The effects of pharmacist interventions on patients with polypharmacy

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Elinor C. Chumney
Leslie C. Robinson


Pharmacists, Polypharmacy, Drug Therapy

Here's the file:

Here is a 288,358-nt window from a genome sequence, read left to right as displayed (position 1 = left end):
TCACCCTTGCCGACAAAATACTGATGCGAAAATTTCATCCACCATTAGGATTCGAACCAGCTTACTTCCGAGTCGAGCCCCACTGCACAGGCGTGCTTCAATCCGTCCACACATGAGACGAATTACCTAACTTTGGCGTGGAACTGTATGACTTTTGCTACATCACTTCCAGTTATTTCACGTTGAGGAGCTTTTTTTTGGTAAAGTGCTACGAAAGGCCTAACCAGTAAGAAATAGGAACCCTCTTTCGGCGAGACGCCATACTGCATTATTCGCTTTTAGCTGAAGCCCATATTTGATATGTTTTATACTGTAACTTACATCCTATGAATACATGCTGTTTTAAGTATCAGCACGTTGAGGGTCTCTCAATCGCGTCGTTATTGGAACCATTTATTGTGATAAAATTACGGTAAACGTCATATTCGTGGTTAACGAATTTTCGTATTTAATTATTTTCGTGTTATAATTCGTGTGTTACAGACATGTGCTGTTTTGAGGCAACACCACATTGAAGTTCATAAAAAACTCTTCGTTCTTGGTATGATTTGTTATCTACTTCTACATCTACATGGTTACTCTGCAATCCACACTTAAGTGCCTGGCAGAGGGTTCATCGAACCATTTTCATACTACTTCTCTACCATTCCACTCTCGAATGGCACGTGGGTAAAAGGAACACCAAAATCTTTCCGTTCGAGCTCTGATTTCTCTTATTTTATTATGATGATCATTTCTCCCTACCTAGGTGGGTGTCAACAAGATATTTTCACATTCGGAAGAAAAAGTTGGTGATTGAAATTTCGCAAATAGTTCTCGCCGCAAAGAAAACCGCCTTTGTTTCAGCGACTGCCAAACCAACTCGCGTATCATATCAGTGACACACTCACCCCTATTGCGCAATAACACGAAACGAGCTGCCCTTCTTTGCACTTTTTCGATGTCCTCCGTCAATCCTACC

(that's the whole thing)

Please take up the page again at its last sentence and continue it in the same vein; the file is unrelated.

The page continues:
Polypharmacy, the state of being prescribed or taking more medications than clinically appropriate, can result in a variety of negative outcomes for both patients and healthcare facilities.  These include negative outcomes such as adverse drug effects, hospitalizations, and poor patient health, as well as economic outcomes such as increased drug cost and costs associated with increased utilization of health services. Available data suggests pharmacists have the potential to have a large effect in combating this problem through a variety of interventions such as reducing the number of medications taken, reducing the number of doses taken, increasing patient adherence, preventing adverse drug reactions (ADRs), improving patient quality of life and decreasing facility and drug costs.  A small number of studies have been performed on the pharmacists’ role in addressing the problem of polypharmacy; however, they include various populations, settings, and measured outcomes. Furthermore, some of the results are conflicting. Nonetheless, this review of the available literature concludes that pharmacist interventions can improve patient outcomes. With the ever-increasing costs of healthcare, the substantial cost savings for patients as well as institutions provided by these interventions are further justification for widespread implementation of pharmacist interventions at healthcare institutions.


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